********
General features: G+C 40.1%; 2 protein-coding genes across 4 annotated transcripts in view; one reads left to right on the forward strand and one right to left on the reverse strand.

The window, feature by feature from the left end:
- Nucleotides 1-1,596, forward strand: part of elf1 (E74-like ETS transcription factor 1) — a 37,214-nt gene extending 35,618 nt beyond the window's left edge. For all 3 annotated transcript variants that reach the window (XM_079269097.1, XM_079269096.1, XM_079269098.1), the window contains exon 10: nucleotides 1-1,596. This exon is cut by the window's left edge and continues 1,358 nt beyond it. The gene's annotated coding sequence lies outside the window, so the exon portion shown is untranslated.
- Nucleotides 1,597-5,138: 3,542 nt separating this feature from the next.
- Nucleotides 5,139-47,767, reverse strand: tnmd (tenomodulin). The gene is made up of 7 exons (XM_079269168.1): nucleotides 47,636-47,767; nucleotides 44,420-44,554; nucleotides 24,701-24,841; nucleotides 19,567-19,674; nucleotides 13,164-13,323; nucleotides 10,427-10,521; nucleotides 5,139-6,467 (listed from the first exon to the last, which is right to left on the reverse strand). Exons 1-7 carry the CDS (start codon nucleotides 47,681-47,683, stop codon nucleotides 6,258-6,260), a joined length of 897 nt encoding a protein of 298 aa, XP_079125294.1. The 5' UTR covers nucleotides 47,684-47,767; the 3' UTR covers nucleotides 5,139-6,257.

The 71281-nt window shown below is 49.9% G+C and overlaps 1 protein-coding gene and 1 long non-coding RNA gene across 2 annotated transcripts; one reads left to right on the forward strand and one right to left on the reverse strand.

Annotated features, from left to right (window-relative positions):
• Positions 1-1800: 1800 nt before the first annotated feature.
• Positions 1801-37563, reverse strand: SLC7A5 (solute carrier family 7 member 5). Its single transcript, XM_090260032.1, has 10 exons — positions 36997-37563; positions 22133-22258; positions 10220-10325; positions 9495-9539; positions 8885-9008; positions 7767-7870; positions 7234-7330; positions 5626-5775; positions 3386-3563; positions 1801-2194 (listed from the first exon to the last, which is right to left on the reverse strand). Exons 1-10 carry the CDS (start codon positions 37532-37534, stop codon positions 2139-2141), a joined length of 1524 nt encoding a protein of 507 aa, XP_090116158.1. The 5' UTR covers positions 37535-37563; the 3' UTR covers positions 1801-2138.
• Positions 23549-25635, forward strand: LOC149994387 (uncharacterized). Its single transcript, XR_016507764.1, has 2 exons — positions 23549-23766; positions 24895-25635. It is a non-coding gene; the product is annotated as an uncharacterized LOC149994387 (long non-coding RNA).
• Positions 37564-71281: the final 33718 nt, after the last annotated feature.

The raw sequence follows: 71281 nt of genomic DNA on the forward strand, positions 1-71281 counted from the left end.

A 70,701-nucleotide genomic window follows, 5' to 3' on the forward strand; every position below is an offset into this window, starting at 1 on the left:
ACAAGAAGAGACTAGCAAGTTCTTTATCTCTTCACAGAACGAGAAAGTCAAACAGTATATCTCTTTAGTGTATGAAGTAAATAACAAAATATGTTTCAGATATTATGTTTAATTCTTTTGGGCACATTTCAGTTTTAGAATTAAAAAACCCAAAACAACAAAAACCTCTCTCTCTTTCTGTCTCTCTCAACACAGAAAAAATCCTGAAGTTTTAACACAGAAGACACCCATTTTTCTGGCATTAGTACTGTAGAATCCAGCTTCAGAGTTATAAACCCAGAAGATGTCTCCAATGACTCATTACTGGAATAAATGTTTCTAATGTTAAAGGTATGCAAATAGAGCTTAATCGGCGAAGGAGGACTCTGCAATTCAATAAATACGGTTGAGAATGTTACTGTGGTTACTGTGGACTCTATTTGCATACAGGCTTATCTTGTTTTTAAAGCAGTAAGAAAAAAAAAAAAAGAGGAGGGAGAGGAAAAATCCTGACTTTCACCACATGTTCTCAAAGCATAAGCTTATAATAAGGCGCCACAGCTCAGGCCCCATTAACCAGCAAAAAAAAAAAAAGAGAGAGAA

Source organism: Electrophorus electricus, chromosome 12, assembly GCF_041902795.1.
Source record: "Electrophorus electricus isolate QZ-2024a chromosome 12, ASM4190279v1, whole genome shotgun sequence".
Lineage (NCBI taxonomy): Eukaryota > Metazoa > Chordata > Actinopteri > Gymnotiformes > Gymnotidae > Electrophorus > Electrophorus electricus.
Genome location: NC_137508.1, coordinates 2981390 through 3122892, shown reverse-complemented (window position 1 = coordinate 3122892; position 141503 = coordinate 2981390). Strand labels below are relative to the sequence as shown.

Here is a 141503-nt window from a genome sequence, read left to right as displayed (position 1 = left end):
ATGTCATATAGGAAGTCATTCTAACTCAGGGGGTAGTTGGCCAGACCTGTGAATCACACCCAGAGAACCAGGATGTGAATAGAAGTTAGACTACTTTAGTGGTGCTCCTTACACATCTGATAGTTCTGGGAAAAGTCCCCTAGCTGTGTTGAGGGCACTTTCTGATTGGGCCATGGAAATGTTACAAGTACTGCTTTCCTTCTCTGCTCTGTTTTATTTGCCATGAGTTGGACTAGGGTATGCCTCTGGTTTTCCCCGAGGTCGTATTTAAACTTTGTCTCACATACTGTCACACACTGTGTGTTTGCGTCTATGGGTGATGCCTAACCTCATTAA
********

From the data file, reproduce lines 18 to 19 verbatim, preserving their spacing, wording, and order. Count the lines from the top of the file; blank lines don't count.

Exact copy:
Genome location: NC_137508.1, coordinates 2981390 through 3122892, shown reverse-complemented (window position 1 = coordinate 3122892; position 141503 = coordinate 2981390). Strand labels below are relative to the sequence as shown.

Here is a 141503-nt window from a genome sequence, read left to right as displayed (position 1 = left end):